Stephen is also encouraged by the extra trade stimulated by the acquisition and retention of a Michelin star for the Bybrook restaurant under Head Chef Richard Davies. This is especially pleasing given the stiff competition posed by other highly acclaimed restaurants in the area.

Clearly enjoying his role in working for the Exclusive Hotels group, and not content to rest on his laurels, his aim now is to secure a fifth AA red star within the next 12 to 18 months.

The spacious public areas of the hotel are well lit, decorated in a range of styles and luxuriously furnished with chesterfields, settees and armchairs. All these rooms are full of character and charm, retaining many original features: witness especially the fireplace and 1664 paneling in the reception hall and the 18th century frieze in the Shakespeare Room. This commemorates Sir John Fastolf, on whom, reputedly, the famous Shakespearean character Sir John Falstaff was based.

Although corporate business only constitutes a small element of the hotel’s revenue, and certainly there is no corporate feel, conferences are well provided for with six 6 flexible meeting rooms, including three elegant boardrooms, and event spaces for 4 to 100 people.

The jewel in the activities crown is definitely the 18-hole golf course, acquired by the company some years ago. Designed by Peter Allis and Clive Clark, the par 73 course has its own clubhouse with restaurant, bars and conference facilities. Within the grounds, there are also opportunities for walking, trout fishing, croquet and tennis, with archery, laser clay pigeon shooting and other pursuits by special arrangement. The Castle Combe race circuit is well known, whilst a programme of special food and wine events offer more epicurean diversions.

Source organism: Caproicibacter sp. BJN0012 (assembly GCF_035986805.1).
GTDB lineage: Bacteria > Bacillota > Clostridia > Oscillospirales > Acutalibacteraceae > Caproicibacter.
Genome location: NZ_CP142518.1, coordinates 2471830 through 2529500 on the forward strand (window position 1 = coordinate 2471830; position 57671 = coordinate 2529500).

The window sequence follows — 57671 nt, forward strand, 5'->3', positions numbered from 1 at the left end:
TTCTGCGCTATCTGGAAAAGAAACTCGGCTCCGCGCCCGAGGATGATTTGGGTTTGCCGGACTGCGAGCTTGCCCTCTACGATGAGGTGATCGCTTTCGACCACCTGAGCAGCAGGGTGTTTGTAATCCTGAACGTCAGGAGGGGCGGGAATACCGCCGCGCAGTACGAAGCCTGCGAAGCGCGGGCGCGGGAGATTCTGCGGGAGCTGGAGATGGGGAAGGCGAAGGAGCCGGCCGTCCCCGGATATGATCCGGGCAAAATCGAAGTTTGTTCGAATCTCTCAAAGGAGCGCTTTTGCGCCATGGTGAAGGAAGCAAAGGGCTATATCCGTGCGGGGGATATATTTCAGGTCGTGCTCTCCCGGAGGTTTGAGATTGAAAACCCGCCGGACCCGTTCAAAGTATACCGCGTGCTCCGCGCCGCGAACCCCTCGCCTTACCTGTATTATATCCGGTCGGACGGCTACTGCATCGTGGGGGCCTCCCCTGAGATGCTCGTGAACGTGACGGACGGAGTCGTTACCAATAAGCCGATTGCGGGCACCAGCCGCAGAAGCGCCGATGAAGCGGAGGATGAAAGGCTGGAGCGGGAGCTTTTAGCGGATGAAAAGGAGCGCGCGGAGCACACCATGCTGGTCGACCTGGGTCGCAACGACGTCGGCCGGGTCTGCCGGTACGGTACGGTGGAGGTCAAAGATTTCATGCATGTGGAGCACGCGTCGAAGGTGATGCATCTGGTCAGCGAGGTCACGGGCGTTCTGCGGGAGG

For nature lovers, the extensive gardens and parkland, including a woodland walk, will delight and surprise. An imposing stone stairway leads above the hotel to Italianate gardens, romantically designed with statures, ponds and secluded corners. In the grounds, a wide variety of trees – some 60 to 70 specimens not all definitively identified – will excite arborial curiosity.